Pittsburgh restaurants and bars

After a ‘catastrophic’ freezer failure, things at Leona’s are getting back to normal

They’re still working to catch up to demand, but a new freezer is coming soon.

"Caramel Corn and Peanuts Sandwich," a take on Cracker Jacks.

"Caramel Corn and Peanuts Sandwich," a take on Cracker Jacks.

Courtesy of Leona's
Rossilynne Culgan

Five months after Leona’s Ice Cream lost thousands of ice cream sandwiches in a freezer malfunction, the business is catching up on lost frozen treats and will install a new freezer to keep up with demand.

Plus, the ice cream sandwich shop, which is turning five years old this summer, recently purchased the Wilkinsburg building where they operate their production facility.

In the next few weeks, Leona’s will add a new freezer to the factory with the help of a crowdfunded $25,000 Kiva loan. They’ve already fixed a malfunctioning freezer and this second super-cold freezer, called a blast chiller, will help them catch up on the stock they lost.

“We’ll have two of them, so we can make twice as much ice cream,” co-owner Katie Heldstab said. “What we lost we still haven’t really caught up on. We’re able to fulfill everything, but we’re not able to get ahead right now.”

For the past four years, the business has rented space along Penn Avenue at what used to be a bakery. The building isn’t open to the public — yet, anyway, said Heldstab, who owns Leona’s with her wife and business partner Christa Puskarich.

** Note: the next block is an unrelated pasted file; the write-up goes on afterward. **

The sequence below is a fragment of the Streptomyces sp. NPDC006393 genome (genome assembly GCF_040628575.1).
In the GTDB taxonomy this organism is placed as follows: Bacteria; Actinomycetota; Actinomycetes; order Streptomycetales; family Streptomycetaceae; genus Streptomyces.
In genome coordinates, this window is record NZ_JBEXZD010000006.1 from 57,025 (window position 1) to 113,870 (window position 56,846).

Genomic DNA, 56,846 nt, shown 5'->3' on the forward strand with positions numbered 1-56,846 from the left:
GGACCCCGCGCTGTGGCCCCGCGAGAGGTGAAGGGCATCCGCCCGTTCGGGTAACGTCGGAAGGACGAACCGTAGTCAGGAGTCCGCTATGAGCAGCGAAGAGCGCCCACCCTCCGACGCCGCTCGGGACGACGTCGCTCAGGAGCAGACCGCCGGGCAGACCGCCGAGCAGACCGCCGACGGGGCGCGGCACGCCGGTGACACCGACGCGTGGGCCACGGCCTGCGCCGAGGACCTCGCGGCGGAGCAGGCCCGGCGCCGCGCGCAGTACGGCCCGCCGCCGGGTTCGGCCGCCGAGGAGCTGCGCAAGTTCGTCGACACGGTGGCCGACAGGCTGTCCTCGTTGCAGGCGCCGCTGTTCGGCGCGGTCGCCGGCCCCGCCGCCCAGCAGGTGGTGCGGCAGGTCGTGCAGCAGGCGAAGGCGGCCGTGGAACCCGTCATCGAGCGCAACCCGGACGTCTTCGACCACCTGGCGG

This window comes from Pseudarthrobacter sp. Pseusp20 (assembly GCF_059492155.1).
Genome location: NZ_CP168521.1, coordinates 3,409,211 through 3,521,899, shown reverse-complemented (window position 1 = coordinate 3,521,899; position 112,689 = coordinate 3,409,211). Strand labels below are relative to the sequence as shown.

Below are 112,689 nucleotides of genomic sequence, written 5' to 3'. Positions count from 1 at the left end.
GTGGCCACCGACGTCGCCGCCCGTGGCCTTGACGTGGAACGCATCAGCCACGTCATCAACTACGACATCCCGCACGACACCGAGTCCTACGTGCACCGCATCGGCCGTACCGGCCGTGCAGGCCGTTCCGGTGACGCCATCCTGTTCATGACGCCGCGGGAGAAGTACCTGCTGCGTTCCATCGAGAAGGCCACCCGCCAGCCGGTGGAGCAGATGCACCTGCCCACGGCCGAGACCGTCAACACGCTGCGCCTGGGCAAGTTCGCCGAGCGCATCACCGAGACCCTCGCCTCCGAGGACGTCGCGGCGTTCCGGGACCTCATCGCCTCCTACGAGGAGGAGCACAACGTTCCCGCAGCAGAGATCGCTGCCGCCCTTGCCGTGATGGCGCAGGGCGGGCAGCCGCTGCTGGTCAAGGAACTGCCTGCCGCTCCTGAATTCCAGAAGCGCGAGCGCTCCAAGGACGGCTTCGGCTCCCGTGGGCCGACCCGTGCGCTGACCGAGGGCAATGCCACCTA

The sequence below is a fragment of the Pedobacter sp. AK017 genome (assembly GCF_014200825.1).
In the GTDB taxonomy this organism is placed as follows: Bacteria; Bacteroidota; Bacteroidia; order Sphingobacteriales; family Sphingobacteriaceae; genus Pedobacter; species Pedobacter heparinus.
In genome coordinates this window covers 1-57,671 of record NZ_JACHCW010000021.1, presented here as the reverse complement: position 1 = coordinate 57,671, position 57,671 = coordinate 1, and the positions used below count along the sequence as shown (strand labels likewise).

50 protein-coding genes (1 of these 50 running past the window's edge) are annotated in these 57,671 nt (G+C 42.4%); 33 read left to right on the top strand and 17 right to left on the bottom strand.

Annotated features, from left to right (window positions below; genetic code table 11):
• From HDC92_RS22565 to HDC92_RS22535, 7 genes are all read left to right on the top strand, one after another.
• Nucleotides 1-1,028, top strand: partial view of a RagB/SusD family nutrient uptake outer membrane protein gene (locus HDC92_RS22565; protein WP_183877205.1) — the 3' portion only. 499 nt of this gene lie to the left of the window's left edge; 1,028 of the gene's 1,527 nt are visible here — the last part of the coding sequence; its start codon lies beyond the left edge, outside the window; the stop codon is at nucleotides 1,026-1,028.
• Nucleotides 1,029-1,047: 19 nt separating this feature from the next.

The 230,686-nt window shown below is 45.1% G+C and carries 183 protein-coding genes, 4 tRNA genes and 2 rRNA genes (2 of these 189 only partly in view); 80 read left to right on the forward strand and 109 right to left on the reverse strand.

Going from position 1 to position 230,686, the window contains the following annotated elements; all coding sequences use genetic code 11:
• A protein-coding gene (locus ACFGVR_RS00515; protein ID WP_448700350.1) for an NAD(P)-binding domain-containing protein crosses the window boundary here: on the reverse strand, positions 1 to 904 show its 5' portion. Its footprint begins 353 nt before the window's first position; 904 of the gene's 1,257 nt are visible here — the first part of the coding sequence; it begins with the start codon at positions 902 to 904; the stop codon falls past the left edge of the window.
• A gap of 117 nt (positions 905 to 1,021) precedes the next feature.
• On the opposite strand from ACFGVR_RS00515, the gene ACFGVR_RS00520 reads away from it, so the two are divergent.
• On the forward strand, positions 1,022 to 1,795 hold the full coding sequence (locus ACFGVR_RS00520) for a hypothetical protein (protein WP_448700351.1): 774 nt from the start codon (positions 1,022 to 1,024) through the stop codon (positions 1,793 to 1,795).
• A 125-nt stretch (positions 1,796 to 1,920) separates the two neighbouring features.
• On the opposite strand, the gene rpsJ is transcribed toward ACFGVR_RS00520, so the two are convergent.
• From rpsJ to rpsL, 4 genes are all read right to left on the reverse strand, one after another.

“We’re in a pretty historic building as far as Wilkinsburg and sweets go,” Heldstab said. “It used to be Smith’s Bakery, which is a big deal to a lot of people in Wilkinsburg. I get stopped all the time with people saying they got their wedding cakes or birthday cakes here.”

So when their landlord was ready to sell, Heldstab and Puskarich jumped at the opportunity to invest in the neighborhood as an owner-occupied business.

“Owning the space will allow us to expand our production and allow us to get farther in our wholesale endeavors,” Heldstab said, adding that Leona’s ice cream sandwiches can already be found in more than 60 locations across five counties.

In their four years there, they’ve settled into the space, establishing an ice cream garden last year in what was an empty, overgrown lot. They now grow blueberries, strawberries, huckleberries and mint for use in their frozen confections.

This summer, the shop will debut new summer flavors, like a take on Cracker Jacks with caramel corn and peanuts and a garden strawberry variety.